of harvestable stover. Second, the average of the highest grain yields achieved in each state from 2003 to 2007, 173.8 bushels/acre, was computed for the projection. That approach increased the estimated harvestable yield to 71.2 million tons, or 94 percent of the national projection based on the 2007 average grain yield. Recognizing that the high yields occurred in different states during a given year because of weather differences, the panel discussed reducing the estimate to 70 million tons. Ultimately, the consensus was to use 76 million tons on the basis of the national corn grain yield. The panel used the high harvestable value because it took a conservative approach to estimating the amount of stover that has to be left in the field to maintain soil. The panel also assumed that crop yields increase as a result of genetic improvement to enhance a crop’s stress-tolerance.

Some may consider the panel’s baseline too low because many producers in Iowa and Illinois are already achieving corn yields of 208 bushels/acre, which is 20 percent higher than the 2007 average in those two states. Furthermore, if 70 percent of the corn growers in Iowa, Illinois, Indiana, Nebraska, and Minnesota grow corn continuously at that yield level, the projected amount of feedstock that could be harvested in a sustainable manner in just those states would increase to 112 million tons. That scenario justified the use of 112 million tons as the panel’s 2020 estimate.

Similarly, though fewer, some producers in the five states are already achieving average yields of 230 bushels/acre by using good management practices (Elmore and Abendroth, 2008). According to the same procedure as before, that level of production could provide 135 million tons of stover per year as a biofuel feedstock. It also demonstrates the genetic potential of corn hybrids that are already commercially available. On the basis of the research and extension service reports published up to 2008, the panel chose to use 135 million tons as its projection for 2035 because it can be achieved by simply maintaining the 30-year trend of an average increase of 1.964 bushels/acre per year in the five leading corn-producing states. Achieving that nationally would increase the amount of stover that could be harvested in a sustainable manner to 232 million tons/year.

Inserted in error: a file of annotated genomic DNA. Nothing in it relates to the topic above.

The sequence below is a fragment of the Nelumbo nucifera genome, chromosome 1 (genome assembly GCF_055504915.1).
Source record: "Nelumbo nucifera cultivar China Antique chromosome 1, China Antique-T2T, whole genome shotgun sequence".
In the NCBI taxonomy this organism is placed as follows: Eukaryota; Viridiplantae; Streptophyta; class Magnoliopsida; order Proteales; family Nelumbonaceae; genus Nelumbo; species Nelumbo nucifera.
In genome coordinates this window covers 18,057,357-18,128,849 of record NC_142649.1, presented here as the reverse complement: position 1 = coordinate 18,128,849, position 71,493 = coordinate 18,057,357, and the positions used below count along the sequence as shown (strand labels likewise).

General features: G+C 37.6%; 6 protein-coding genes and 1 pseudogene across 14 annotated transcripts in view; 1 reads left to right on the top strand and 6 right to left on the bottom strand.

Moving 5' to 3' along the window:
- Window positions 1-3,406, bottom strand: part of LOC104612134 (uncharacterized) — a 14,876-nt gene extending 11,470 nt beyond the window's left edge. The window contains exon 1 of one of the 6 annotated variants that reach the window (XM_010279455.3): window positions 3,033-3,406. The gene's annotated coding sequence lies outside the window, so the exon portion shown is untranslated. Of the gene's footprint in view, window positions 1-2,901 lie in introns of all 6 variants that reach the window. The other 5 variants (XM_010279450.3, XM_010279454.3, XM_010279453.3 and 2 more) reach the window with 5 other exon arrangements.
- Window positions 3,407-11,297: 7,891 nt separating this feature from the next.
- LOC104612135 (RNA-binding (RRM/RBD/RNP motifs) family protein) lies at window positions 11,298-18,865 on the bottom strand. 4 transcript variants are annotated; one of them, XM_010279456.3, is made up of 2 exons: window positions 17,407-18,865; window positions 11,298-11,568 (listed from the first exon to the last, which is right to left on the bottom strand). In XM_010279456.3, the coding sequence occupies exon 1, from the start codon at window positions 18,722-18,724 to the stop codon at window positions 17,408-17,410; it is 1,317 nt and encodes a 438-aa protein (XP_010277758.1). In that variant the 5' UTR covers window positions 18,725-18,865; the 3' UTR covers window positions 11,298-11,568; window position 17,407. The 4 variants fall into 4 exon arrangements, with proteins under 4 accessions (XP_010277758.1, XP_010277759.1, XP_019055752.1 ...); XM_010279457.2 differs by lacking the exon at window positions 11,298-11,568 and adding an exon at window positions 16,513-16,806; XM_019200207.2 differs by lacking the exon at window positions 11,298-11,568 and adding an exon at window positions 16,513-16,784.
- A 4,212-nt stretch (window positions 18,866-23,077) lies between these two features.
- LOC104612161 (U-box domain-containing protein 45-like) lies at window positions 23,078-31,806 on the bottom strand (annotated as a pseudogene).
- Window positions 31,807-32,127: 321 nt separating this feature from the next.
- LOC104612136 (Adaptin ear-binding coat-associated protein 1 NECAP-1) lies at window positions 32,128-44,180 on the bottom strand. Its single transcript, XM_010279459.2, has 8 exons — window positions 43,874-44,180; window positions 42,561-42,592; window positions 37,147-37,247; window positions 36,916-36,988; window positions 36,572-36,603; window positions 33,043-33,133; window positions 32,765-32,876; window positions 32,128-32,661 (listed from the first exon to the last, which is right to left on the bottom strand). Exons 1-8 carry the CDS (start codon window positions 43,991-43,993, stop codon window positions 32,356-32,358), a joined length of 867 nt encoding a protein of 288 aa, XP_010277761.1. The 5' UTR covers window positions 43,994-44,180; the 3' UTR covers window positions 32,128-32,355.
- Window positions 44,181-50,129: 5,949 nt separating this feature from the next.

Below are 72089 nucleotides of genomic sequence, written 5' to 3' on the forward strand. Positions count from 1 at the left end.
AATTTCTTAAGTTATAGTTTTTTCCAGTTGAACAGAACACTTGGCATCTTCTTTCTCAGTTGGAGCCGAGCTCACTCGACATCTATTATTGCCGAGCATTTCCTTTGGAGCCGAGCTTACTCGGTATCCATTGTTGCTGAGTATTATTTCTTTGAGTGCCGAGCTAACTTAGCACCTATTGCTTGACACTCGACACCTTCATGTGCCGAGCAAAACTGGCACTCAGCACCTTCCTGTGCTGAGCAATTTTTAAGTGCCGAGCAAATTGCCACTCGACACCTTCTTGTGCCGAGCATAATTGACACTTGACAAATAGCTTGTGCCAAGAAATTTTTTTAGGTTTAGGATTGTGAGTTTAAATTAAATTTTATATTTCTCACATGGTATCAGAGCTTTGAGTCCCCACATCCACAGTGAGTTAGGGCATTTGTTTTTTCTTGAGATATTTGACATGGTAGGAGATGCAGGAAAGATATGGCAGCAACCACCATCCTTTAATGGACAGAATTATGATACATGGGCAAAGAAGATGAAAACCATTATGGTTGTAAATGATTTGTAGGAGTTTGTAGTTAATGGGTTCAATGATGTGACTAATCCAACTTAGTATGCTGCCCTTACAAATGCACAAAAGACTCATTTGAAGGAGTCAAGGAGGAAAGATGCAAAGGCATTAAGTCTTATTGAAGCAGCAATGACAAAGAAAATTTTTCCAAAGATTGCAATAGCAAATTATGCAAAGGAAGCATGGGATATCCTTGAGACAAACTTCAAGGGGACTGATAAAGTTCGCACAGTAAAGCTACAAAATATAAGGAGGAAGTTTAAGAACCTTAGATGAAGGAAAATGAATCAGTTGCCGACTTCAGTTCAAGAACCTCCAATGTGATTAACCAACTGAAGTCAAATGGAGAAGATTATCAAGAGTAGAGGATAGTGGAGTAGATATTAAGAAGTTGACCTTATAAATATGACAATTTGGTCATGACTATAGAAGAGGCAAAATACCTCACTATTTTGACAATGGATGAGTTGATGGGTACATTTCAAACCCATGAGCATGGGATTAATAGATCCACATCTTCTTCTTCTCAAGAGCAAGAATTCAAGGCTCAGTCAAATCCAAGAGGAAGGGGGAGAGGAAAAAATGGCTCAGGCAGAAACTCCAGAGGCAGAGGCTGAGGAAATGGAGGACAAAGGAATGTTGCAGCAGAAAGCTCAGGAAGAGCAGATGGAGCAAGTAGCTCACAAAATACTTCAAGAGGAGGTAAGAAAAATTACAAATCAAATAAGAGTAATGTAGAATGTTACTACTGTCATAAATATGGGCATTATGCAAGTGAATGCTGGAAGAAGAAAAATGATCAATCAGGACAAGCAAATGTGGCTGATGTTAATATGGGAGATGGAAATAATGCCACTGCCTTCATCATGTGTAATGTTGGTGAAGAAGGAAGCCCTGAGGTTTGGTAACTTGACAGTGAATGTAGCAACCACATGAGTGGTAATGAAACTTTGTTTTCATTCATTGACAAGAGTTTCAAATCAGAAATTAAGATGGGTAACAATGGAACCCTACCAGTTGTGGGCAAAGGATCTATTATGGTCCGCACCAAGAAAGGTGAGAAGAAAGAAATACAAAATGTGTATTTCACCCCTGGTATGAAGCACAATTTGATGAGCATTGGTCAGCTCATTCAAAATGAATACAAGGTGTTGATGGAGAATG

Finally, the panel computed the corn grain yield that would be needed to produce enough harvestable stover to meet the Energy Independence and Security Act of 2007 goal of at least 16 billion gallons of cellulosic biofuel. Given the conservative estimate of 50 million acres and the 70–30 distribution between continuous and rotated corn, respectively, the average grain yield would have to increase to 293 bushels/acre to meet that goal. That is not beyond some projections, but it most likely will not be required, because as feedstock demand increases, more

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